Russia adopts list of ‘enemy’ countries to which it will pay its debts in rubles

A Russian man enters an exchange office displaying US dollar and euro currency signs, in St. Petersburg, Russia, 2 March 2022. Russian troops entered Ukraine on 24 February prompting the country's president to declare martial law and triggering a series of severe economic sanctions imposed by Western countries on Russia, impacting on the rate of the ruble. [EPA-EFE/ANATOLY MALTSEV]

Any Russian business that wants to work with individuals or entities from its “unfriendly countries” list will require government approval, Moscow said on Tuesday (8 March) following the publication of the list on Saturday.

The list of apparent enemies of Russia includes all the 27 EU member countries plus Monaco, Switzerland, Norway, Iceland and San Marino, the United States, the United Kingdom, Canada, Australia, Switzerland, Japan, South Korea, New Zealand, Singapore, Taiwan, Micronesia.

From the Western Balkans, Albania, Montenegro, and North Macedonia are included, but not Serbia, an EU candidate country that has refused to enforce sanctions against Russia and continues to nurture friendly ties.

With respect to the states formally designated as enemy, Russia will only settle any debts with entities from these countries in rubles. Furthermore, any corporate deals will require approval from a Russian government commission.

The ruble is a currency that is losing its value at tremendous speed due to Western sanctions. On Tuesday, the US dollar traded at 155 rubles, up from around 80 rubles as of the end of February.

Reportedly, the debtor may ask a Russian bank to create a special account in rubles in the name of the foreign creditor and send a payment in Russian currency for the amount due at the exchange rate on a respective day. This measure will be applied to payments above 10 million rubles per month ($65,000).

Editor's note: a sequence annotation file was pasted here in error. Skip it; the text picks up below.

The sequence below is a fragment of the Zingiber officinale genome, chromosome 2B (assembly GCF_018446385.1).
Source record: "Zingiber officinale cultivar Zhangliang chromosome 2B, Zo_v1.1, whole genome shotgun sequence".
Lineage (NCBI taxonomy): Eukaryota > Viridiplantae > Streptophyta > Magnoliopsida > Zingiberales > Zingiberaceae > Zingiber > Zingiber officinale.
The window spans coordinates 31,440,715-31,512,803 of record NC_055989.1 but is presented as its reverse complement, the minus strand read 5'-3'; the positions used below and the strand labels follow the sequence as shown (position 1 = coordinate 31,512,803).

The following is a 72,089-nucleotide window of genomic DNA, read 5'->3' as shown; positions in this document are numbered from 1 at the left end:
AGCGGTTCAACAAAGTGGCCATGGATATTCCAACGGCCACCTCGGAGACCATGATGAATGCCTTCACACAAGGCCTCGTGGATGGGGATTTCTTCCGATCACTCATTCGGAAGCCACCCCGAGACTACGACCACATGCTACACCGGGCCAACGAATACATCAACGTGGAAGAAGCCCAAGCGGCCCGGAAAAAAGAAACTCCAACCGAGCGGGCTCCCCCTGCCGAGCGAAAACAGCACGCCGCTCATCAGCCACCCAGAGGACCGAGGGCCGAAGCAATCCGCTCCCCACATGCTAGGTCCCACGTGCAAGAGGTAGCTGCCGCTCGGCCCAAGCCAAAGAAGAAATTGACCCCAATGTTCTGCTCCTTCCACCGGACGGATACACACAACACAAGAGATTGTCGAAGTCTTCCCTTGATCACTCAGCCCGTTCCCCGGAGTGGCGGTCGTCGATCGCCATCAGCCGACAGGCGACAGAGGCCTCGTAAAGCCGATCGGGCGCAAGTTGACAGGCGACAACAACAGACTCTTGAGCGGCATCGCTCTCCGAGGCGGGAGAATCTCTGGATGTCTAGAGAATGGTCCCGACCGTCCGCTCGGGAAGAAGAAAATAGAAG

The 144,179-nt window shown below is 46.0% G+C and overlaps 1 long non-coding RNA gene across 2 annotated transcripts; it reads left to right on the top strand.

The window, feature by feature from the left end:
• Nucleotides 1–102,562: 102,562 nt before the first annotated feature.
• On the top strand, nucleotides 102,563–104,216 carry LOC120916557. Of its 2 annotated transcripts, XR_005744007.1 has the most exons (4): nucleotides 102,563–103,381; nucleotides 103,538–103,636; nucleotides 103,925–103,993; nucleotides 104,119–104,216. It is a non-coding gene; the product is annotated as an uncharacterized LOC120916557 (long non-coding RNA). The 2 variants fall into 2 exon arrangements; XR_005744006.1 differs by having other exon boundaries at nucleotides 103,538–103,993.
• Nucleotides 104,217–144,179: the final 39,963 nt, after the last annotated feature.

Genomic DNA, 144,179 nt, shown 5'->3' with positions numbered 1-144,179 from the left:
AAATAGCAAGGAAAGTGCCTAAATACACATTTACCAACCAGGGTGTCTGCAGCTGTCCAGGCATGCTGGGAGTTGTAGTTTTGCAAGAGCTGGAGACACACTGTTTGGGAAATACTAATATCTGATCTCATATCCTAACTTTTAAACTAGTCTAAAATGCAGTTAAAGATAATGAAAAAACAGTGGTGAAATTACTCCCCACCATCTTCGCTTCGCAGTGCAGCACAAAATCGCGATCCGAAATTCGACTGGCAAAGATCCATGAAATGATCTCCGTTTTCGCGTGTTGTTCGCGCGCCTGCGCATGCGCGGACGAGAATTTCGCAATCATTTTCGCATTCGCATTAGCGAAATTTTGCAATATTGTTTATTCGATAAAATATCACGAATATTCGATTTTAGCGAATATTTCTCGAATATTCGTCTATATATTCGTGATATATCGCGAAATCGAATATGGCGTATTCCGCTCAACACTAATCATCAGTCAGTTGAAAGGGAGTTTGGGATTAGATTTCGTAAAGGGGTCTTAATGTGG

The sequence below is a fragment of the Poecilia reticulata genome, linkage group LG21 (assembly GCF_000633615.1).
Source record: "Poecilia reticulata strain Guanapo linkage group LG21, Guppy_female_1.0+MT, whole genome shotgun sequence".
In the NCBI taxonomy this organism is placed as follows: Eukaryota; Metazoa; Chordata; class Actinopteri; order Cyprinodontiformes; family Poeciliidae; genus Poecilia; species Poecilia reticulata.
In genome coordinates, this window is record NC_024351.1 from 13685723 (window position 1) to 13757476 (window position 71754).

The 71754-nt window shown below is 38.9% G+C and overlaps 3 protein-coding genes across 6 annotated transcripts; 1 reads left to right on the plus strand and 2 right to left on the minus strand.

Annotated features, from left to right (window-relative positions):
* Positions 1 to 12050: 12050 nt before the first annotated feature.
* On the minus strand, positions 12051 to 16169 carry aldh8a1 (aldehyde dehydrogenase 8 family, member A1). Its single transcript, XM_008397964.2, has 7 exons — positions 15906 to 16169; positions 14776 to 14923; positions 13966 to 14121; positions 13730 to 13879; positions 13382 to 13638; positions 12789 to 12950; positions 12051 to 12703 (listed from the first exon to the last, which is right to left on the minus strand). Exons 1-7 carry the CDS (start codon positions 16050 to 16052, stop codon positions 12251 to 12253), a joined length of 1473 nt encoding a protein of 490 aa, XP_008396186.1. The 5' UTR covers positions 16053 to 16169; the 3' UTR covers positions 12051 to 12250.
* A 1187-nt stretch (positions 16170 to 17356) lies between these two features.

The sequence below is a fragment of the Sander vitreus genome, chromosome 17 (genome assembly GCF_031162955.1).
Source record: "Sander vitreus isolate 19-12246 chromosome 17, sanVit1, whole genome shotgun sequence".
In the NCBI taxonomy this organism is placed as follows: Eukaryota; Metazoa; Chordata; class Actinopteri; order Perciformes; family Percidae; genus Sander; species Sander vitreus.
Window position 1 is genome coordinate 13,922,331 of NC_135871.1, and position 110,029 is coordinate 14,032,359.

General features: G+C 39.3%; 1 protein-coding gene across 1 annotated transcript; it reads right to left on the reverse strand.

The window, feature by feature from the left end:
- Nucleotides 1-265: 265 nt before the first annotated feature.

This is the second Russian response to the unprecedented sanctions imposed on the West following its invasion of Ukraine on 24 February. The first was banning certain country’s aircraft from its skies after much of the EU took the step first.

Western allies’ sanctions against Russia have started to blow back in the form of significant potential losses for their own banks, companies and investors, often in unexpected ways, Reuters reported on Tuesday.

From Societe Generale SA and BP Plc in Europe to Citigroup Inc in the United States, Western companies have tallied up billions of dollars in exposure to Russia, money they could lose. By one major US bank’s estimate, the West’s exposure through its companies and its dealings with the Russian central bank could be around $400 billion.

Korean companies engaged in business with Russia have already expressed concerns over the plummeting value of the ruble. South Korea said on Monday it would ban transactions with Russia’s central bank.

[Edited by Alice Taylor]

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